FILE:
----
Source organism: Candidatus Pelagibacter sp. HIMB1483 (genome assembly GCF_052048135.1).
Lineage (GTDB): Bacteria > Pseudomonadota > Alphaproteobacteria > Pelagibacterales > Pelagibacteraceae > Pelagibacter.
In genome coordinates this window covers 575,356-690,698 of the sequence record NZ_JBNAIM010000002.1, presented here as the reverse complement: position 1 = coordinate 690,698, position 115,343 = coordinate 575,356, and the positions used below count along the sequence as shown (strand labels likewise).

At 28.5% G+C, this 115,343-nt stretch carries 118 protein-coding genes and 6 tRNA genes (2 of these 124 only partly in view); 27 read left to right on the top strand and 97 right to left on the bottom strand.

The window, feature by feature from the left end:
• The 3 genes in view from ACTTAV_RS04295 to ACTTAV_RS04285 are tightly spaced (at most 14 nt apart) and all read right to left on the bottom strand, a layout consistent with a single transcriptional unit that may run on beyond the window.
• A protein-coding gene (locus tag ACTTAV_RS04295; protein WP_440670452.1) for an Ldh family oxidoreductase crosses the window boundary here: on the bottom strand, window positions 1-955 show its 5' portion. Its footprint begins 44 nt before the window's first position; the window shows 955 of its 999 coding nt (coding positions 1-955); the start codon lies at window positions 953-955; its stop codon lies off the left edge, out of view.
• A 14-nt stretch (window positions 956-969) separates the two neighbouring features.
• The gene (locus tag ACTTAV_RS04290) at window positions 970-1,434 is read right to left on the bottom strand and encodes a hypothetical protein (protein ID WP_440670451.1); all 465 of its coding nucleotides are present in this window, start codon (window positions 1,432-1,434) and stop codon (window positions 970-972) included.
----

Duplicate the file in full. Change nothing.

Source organism: Candidatus Pelagibacter sp. HIMB1483 (genome assembly GCF_052048135.1).
Lineage (GTDB): Bacteria > Pseudomonadota > Alphaproteobacteria > Pelagibacterales > Pelagibacteraceae > Pelagibacter.
In genome coordinates this window covers 575,356-690,698 of the sequence record NZ_JBNAIM010000002.1, presented here as the reverse complement: position 1 = coordinate 690,698, position 115,343 = coordinate 575,356, and the positions used below count along the sequence as shown (strand labels likewise).

At 28.5% G+C, this 115,343-nt stretch carries 118 protein-coding genes and 6 tRNA genes (2 of these 124 only partly in view); 27 read left to right on the top strand and 97 right to left on the bottom strand.

The window, feature by feature from the left end:
• The 3 genes in view from ACTTAV_RS04295 to ACTTAV_RS04285 are tightly spaced (at most 14 nt apart) and all read right to left on the bottom strand, a layout consistent with a single transcriptional unit that may run on beyond the window.
• A protein-coding gene (locus tag ACTTAV_RS04295; protein WP_440670452.1) for an Ldh family oxidoreductase crosses the window boundary here: on the bottom strand, window positions 1-955 show its 5' portion. Its footprint begins 44 nt before the window's first position; the window shows 955 of its 999 coding nt (coding positions 1-955); the start codon lies at window positions 953-955; its stop codon lies off the left edge, out of view.
• A 14-nt stretch (window positions 956-969) separates the two neighbouring features.
• The gene (locus tag ACTTAV_RS04290) at window positions 970-1,434 is read right to left on the bottom strand and encodes a hypothetical protein (protein ID WP_440670451.1); all 465 of its coding nucleotides are present in this window, start codon (window positions 1,432-1,434) and stop codon (window positions 970-972) included.